The International Court of Justice has ruled that it does have jurisdiction over a case Croatia would like to bring against Serbia for mass-murder. But it remains to be seen whether the case will ever come to trial.
The decision announced by the UN highest court in the Hague on Tuesday, Sept. 18, was a narrow one.
"The court ... by 10 votes to seven finds that ... the court has the jurisdiction to entertain the application by the Republic of Croatia," said presiding judge Rosalyn Higgins.
Croatian Minister of Justice Ivan Simonovic said he was very happy about the judgement.
"We won in round one," Simonovic told a Croatian daily newspaper. "Now we have round two and that is to prove genocide in Croatia,"
Croatia lodged its complaint against Serbia in 1999. Zagreb said that Serbian participation in the Croatian War of 1991-1995 amounted to "a form of genocide which resulted in large numbers of Croatian citizens being displaced, killed, tortured, or illegally detained as well as extensive property destruction."
Croatia has estimated that some 20,000 people lost their lives in the conflict.
Belgrade had argued that the ICJ did not have jurisdiction over the complaint.
Zagreb's accusations stem from the period immediately after the end of the Cold War, which saw the disintegration of the Serb-dominated Federal Republic of Yugoslavia.
Croatia declared independence from Yugoslavia in 1991. Ethnic Serbs, who made up 12 percent of the population in Croatia, staged an armed insurrection.
With Belgrade's backing, Serbs briefly controlled around 30 percent of what is today Croatia, declaring the region known as Krajina an independent state. The ethnic Serbian forces were later defeated by the Croatian national army with the help of Western nations, chiefly the US.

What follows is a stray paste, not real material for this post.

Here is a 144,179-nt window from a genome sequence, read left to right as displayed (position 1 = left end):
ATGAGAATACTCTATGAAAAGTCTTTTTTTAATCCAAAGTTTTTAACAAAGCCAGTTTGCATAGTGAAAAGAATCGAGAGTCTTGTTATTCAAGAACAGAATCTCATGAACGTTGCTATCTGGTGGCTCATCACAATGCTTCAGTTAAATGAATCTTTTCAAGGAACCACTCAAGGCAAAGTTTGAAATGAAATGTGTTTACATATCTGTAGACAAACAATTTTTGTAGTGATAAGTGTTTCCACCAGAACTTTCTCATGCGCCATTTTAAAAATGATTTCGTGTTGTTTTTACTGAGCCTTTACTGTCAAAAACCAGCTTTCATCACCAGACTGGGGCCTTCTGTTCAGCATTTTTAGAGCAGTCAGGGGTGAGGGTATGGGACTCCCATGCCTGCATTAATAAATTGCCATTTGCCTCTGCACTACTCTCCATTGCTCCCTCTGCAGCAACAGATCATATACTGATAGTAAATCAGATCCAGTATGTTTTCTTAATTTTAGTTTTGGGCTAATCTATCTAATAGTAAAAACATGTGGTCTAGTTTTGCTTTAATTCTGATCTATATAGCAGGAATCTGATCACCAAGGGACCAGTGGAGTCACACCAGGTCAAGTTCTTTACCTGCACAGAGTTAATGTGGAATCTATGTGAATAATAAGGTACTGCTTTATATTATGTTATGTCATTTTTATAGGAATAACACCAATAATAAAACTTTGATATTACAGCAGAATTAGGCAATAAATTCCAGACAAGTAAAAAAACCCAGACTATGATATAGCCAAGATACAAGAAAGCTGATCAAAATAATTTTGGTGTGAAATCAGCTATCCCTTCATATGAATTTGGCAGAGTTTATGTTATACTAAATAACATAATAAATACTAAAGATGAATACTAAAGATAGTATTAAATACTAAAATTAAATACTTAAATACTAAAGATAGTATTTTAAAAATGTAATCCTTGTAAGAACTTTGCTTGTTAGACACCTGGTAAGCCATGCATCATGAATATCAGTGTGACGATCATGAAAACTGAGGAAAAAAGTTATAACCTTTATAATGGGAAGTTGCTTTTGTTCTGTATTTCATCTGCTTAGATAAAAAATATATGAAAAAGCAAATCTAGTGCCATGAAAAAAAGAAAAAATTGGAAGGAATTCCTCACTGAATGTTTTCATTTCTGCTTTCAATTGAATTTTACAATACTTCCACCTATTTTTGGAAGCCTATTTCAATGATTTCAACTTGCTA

Hundreds of thousands of people were displaced during the course of the fighting before it finally ended for good in 1995. Croatia is seeking punishment against Serbians it considers responsible for the violence as well as monetary reparations and the return of Croatian cultural treasures.
But it could take years for an actual case against Serbia to come to trial, and even if proceedings are initiated, Zagreb is unlikely to get everything it wants.
Last year, in a similar case, the ICJ controversially cleared Belgrade of any direct responsibility for the genocide of thousands of men and boys in the town of Srebrenica in Bosnia-Hercegovina.
In another event related to the Balkans' troubled history, the prosecutor of the UN's International Tribunal for the former Yugoslavia, David Brammertz, held talks with Serbian President Boris Tadic and other officials.
The focus was on whether Belgrade was doing enough to hunt down Serbs suspected of crimes against humanity, most notably former Bosnian-Serbian general Ratko Mladic, who is wanted on charges of genocide.
Brammertz declined to give a public statement, but the Serbian government said the talks had gone well.
"Brammertz underlined the very good cooperation in the past few months with Serbia's institutions," the cabinet of the Serbian Prime Minister said in a statement.
Serbian cooperation with international efforts to bring war criminals to justice is seen as key to Belgrade's bid to join the EU.
Serbia hopes to begin the process of accession next year, but some member states like the Netherlands want to see Belgrade apprehend suspects like Mladic before starting any official procedures.
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